Does it ever feel like your mind is constantly running, thinking about what might, could, would, or should happen? Do you ever feel like people will judge everything you do so you avoid doing those things? Does your palm get sweaty, breathing speeds up, and maybe you feel a little dizzy? Do you feel like you are always on edge? If any of these sound like you, you may have anxiety.
There are various kinds of anxiety. According to the DSM-5, the big book full of mental health diagnosis and information that all mental health professionals must refer to before giving anyone a diagnosis, key features of generalized anxiety are persistent and excessive worry about various domains, including work and school performance, that the individual finds difficult to control (American Psychiatric Association, 2013). Anxiety can range from mild to severe and can change over time. Although, people can experience similar or the same symptoms, each persons experience may differ.
It is never any fun to have anxiety, as it can get in the way of you enjoying your day. Anxiety is one of those issues that you wish you never had that could go away with the wave of a magic wand (Bippity Boppity…yeah we all do). It is a journey to find the techniques that are right for you to cope with and decrease the anxiety that you experience. Below I share one technique that you can add to your toolbox to help you overcome anxiety.
Technique: Put your anxious thoughts in check by making them face the FACTS!!!!
Have you ever watched a detective show before where they bring the person in for questioning? There may be one or two detectives, they sit them at the table, and put the light on them. They set up the scene to let them know they mean business and question them until they get to the truth. This concept can work with anxious thoughts as well. The technique is called Challenge Your Anxious Thoughts.
Challenging your anxious thoughts requires you to:
- Identify the thought.
- Ask yourself some questions.
- Is there evidence for my thought?
- Am I making an assumption?
- Has this happened before? If, so how did it turn out?
- What’s the worse that could happen?
- What’s the best that could happen?
- What is the likeliness of this happening?
- What do I already know to be true?
- Can I predict the future? What would be more helpful?
- What advice would a friend or loved one give me?
- Replace your old thought with a new realistic thought.
- “ I’m not going to the party because, I don’t know anyone there and they probably don’t want me to come anyway”
- “Last time I went no one talked to me for a while, but eventually one person said hello”. “The girl who threw the party was happy that I came”. “I could go and meet a new friend”. “My classmate told me he is going so I might not be alone if I go”.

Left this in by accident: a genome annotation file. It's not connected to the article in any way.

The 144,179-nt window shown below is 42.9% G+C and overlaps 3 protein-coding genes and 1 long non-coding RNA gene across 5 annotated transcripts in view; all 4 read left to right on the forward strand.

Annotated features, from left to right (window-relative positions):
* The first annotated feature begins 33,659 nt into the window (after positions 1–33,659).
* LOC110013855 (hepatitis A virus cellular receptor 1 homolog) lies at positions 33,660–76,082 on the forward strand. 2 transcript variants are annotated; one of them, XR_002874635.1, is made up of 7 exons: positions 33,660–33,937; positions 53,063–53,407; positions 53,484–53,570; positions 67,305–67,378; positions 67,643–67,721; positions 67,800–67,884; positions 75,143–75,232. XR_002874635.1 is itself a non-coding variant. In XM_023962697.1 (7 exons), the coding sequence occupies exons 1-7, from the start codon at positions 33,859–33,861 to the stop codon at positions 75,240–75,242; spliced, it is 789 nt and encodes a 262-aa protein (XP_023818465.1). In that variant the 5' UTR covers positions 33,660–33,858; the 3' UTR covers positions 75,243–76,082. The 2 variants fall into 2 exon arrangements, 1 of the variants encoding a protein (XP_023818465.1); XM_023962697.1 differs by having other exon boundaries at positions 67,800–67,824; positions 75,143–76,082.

- “I’m going to go to the party. If no one talks to me, I know I can talk to my classmate. I will go and have a good time”.
This technique takes practice, helps increase self-awareness, and is often used in Cognitive Behavioral Therapy (CBT), an evidence-based form of therapy whose goal is to change your pattern of negative thinking or behavior into positive thinking and behavior. Be realistic when replacing your old thoughts with new ones.
Instead of jumping from:
“I am going to freeze when I present to the class and fail my final”
“ I have presented before, I survived, I did my best”
“I am going to go up there with zero anxiety and the presentation will be a breeze”.
Set yourself up with realistic expectations to succeed and build upon.
A lot of times we worry so much that our mind begins to convince us that these thoughts are true. Often times they are not and what you were worried would happen, doesn’t! Let your thoughts know that you’re on to them. Locate the truth. Don’t let them steal your joy. You deserve to live in the moment!
If you felt like the information shared in this post was relatable and you have further questions, refer to the resource page here to find a therapist in your area.
Always Live Lovely,
If you are looking for resources to support your mental health click here.
Written: March 19, 2018
American Psychiatric Association. (2013). Diagnostic and Statistical Manual of
Mental Disorders (5th ed.). Arlington, VA: American Psychiatric Publishing.
Although I am a licensed marriage and family therapist (LMFT) and registered associate professional clinical counselor, the contents on this blog are provided for informational purposes only and should not be used to replace the specialized training and judgment of a health care or mental health professional. There is no Therapist-Client relationship created by accessing the information on this blog. Always seek the help of a physician or qualified mental health professional if you have any questions regarding a medical or mental health condition. Always Live Lovely is not held responsible for the use of the information provided. Reliance on any of the information provided by this blog only is solely at your own risk. Please see Health Disclaimer for further information alwayslivelovely.com/health-disclaimer/ .